Special Reports

Beyond a Reasonable Doubt

The term “reasonable doubt” has a definition, which is:

The level of certainty a juror must have to find a defendant guilty of a crime. A real doubt, based upon reason and common sense after careful and impartial consideration of all the evidence, or lack of evidence, in a case.

Proof beyond a reasonable doubt, therefore, is proof of such a convincing character that you would be willing to rely and act upon it without hesitation in the most important of your own affairs. However, it does not mean an absolute certainty
.

http://www.lectlaw.com/def2/q016.htm

            This definition is important because if it suggested that former District Attorney Ray Gricar was murdered, and someone is charged, this will be the standard of proof needed to prove, in a criminal trial, that the person is guilty.  Possibly, Mr. Gricar was not murdered, so there would be no criminal trial.  The other major options are suicide and voluntary departure, or walkaway.  So far as I know, neither in itself would be cause for a criminal trial.

            I am, going to advocate this position, if a solution other than murder is ever offered to close the case, it should be, just like murder, proven beyond a reasonable doubt.  It should be sufficient that if there, hypothetically, was a trial and law enforcement had to present the case for walkaway or suicide, the evidence would be enough to prove that theory to be beyond a reasonable doubt.

            I’ve discussed several scenarios regarding what happened to Mr. Gricar, based on the known evidence.  Some are stronger, i.e. more consistent with the known evidence, than others.  One murder scenario, Murder II: A Short Walk to Death, is exceptionally strong, as is Walkaway .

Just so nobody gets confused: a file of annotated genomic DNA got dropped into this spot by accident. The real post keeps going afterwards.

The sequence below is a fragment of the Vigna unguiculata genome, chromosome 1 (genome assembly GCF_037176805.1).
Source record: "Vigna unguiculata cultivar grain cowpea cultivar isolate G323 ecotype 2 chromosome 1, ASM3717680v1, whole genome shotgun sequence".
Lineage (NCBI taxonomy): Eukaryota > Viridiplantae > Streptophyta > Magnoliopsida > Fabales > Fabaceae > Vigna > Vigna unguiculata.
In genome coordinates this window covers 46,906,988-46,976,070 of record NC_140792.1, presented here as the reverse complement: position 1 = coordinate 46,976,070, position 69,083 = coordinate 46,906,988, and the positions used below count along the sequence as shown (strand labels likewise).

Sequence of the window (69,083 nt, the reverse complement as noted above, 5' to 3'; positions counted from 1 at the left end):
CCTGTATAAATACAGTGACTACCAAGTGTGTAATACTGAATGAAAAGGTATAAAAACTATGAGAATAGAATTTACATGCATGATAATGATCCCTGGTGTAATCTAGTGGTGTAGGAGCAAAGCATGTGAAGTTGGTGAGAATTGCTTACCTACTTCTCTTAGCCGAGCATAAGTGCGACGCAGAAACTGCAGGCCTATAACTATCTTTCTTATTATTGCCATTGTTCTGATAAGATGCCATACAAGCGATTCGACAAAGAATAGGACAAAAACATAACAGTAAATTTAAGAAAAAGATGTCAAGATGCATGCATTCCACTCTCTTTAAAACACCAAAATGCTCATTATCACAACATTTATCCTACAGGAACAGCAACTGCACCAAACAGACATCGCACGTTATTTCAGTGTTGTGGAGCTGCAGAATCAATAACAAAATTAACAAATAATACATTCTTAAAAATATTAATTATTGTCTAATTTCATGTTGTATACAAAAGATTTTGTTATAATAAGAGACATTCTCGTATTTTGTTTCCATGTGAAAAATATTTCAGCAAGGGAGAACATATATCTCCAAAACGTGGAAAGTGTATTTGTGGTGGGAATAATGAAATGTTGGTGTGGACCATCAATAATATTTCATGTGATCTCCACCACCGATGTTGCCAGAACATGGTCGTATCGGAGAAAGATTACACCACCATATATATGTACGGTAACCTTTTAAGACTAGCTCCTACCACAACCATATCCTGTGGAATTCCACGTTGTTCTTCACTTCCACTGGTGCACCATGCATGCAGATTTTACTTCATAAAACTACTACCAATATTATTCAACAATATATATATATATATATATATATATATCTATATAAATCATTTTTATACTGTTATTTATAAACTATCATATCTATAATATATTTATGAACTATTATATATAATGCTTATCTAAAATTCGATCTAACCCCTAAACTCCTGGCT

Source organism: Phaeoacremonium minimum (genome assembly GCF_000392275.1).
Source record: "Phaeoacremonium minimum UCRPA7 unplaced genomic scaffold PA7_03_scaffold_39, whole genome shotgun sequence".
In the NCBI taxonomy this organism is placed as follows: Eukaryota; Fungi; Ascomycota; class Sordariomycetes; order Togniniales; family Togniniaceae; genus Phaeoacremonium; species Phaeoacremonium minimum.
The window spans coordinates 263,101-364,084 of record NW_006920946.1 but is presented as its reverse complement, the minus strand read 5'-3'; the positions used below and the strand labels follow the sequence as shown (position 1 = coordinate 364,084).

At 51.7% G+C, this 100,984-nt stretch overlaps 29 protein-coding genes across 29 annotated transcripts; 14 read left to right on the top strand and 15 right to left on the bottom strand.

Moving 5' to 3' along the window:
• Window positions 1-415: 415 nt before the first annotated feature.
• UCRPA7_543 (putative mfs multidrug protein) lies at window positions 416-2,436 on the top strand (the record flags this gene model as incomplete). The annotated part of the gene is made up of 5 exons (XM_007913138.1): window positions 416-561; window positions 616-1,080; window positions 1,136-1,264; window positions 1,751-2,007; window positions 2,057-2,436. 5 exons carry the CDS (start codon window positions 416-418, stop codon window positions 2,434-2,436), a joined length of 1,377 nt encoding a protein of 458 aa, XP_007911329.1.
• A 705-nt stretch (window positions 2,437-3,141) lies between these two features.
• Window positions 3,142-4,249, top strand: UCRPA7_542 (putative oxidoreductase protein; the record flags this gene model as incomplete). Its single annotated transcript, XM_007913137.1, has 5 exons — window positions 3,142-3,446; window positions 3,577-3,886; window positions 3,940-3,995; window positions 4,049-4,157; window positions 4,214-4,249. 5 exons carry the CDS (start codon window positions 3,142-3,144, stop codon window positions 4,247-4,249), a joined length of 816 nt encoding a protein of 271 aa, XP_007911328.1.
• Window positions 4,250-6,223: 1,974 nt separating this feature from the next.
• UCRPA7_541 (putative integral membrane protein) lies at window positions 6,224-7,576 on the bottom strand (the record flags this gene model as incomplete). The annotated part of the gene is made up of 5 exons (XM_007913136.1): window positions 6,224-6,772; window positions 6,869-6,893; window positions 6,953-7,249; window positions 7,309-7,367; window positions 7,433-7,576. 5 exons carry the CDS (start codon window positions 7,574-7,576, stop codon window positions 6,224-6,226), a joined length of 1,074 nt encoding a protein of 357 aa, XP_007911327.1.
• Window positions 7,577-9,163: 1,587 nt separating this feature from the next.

Suppose I wanted to end, for whatever purposes, the Gricar case, by offering a solution.  Maybe I wanted to see the headline, “Blogger Solves Gricar Case!”  (Don’t worry, that will never happen.)  I could present the evidence just for the walkaway scenario and say, “See, this is what happened.”  I wouldn’t note how much of the evidence could also point to Mr. Gricar being murdered.  Of course, I could also do the same with the murder scenario.  Neither scenario, even without dismissing on a lot of the evidence as coincidence, proves that Mr. Gricar walked away or was murdered.

            I am hoping that if and when a solution is announced, even if it is not a criminal act, law enforcement will lay out all the evidence to the public.  I am also hoping that the public will be as skeptical as I am, and carefully look at that evidence.

            Note that the level of proof needed for any scenario is not “absolute proof.”  The police would never have to have “absolute certainty” of murder, for example, to actually convict someone of murder.  They would need proof beyond a reasonable doubt to prove murder and to prove, beyond a reasonable doubt, who committed it.  The standard of “absolute certainty” may be impossible to meet, for any scenario.

            I note, with some irony, that Mr. Gricar had to do this professionally as the District Attorney.  He argued, and got a conviction, on a case then District Justice Lunsford called, "one of the most circumstantial cases I've ever heard."  http://tiny.cc/9Fsm4  It is an interesting read and shows just how good a prosecutor Mr. Gricar was.

            Ray Gricar was a dedicated public servant who served the people of Centre County well for nearly 25 years as part of the criminal justice system.  He may not have been perfect or a “superman,” but he had an impressive record of ultimately serving you, Centre County residents, in government and as an important part of the law enforcement establishment.  He, and you, deserve to know than any resolution to his disappearance, is a resolution beyond a reasonable doubt.

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